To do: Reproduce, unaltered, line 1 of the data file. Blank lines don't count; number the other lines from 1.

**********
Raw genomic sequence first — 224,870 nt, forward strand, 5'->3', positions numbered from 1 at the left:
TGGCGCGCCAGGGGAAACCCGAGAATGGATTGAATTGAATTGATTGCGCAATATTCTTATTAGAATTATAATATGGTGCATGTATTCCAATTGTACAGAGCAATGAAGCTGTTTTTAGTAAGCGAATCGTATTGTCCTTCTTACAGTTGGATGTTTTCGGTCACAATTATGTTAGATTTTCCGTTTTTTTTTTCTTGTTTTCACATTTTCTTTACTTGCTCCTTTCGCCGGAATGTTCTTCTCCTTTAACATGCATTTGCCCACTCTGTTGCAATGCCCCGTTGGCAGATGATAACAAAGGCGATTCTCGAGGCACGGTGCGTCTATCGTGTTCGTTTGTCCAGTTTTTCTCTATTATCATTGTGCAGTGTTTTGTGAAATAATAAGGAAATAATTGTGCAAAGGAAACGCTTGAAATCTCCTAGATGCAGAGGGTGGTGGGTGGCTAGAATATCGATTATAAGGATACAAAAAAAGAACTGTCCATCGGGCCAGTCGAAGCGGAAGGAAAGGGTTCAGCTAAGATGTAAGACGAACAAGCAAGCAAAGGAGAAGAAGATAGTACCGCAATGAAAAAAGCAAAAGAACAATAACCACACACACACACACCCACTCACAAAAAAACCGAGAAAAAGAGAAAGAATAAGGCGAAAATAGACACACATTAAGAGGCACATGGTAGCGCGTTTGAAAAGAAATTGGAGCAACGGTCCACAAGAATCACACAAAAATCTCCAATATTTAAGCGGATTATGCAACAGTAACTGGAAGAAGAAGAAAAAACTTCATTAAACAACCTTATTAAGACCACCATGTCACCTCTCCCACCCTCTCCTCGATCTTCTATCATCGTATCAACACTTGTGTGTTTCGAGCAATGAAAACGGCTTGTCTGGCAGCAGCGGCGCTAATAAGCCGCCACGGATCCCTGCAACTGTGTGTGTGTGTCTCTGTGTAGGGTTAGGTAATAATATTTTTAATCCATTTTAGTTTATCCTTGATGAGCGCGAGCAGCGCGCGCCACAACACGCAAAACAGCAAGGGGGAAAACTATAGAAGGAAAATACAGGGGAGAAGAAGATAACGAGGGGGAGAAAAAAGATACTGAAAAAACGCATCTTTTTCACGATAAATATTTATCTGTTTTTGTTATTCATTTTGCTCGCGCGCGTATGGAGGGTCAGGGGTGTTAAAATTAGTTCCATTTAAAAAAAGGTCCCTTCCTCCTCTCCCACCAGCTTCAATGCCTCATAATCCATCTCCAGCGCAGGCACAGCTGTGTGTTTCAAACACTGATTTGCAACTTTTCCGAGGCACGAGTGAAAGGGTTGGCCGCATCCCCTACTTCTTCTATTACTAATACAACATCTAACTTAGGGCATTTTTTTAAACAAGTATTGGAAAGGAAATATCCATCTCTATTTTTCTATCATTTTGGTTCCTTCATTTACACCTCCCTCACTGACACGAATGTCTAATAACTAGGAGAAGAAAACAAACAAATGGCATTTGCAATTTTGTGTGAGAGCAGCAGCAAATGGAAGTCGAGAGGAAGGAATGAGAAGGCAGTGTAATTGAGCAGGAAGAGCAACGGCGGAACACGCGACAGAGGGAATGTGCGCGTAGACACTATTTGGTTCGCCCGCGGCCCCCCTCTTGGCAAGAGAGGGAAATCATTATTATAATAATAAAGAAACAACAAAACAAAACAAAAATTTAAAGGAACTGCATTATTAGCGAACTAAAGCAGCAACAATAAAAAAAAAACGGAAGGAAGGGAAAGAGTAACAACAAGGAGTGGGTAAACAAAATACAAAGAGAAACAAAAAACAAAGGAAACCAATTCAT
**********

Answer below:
Raw genomic sequence first — 224,870 nt, forward strand, 5'->3', positions numbered from 1 at the left: